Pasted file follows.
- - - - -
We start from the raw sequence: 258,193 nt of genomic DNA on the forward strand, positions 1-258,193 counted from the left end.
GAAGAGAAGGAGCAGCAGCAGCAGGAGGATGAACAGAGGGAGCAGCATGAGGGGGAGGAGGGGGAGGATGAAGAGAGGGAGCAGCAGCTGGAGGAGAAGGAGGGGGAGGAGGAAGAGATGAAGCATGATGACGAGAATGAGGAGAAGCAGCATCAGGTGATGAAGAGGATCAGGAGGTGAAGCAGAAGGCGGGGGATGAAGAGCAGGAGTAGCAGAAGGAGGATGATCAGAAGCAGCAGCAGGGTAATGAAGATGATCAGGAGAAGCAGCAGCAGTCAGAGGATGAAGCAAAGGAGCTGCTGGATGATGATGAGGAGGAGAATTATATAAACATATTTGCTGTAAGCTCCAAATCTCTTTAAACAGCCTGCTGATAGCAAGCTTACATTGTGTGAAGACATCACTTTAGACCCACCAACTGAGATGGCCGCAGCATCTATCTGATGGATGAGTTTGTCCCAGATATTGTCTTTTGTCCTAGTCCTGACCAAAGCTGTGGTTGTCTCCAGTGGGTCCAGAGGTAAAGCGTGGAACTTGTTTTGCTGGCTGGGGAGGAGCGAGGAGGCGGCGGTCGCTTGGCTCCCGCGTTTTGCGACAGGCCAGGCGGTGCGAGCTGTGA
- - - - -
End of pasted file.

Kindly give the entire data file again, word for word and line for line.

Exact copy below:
We start from the raw sequence: 258,193 nt of genomic DNA on the forward strand, positions 1-258,193 counted from the left end.
GAAGAGAAGGAGCAGCAGCAGCAGGAGGATGAACAGAGGGAGCAGCATGAGGGGGAGGAGGGGGAGGATGAAGAGAGGGAGCAGCAGCTGGAGGAGAAGGAGGGGGAGGAGGAAGAGATGAAGCATGATGACGAGAATGAGGAGAAGCAGCATCAGGTGATGAAGAGGATCAGGAGGTGAAGCAGAAGGCGGGGGATGAAGAGCAGGAGTAGCAGAAGGAGGATGATCAGAAGCAGCAGCAGGGTAATGAAGATGATCAGGAGAAGCAGCAGCAGTCAGAGGATGAAGCAAAGGAGCTGCTGGATGATGATGAGGAGGAGAATTATATAAACATATTTGCTGTAAGCTCCAAATCTCTTTAAACAGCCTGCTGATAGCAAGCTTACATTGTGTGAAGACATCACTTTAGACCCACCAACTGAGATGGCCGCAGCATCTATCTGATGGATGAGTTTGTCCCAGATATTGTCTTTTGTCCTAGTCCTGACCAAAGCTGTGGTTGTCTCCAGTGGGTCCAGAGGTAAAGCGTGGAACTTGTTTTGCTGGCTGGGGAGGAGCGAGGAGGCGGCGGTCGCTTGGCTCCCGCGTTTTGCGACAGGCCAGGCGGTGCGAGCTGTGA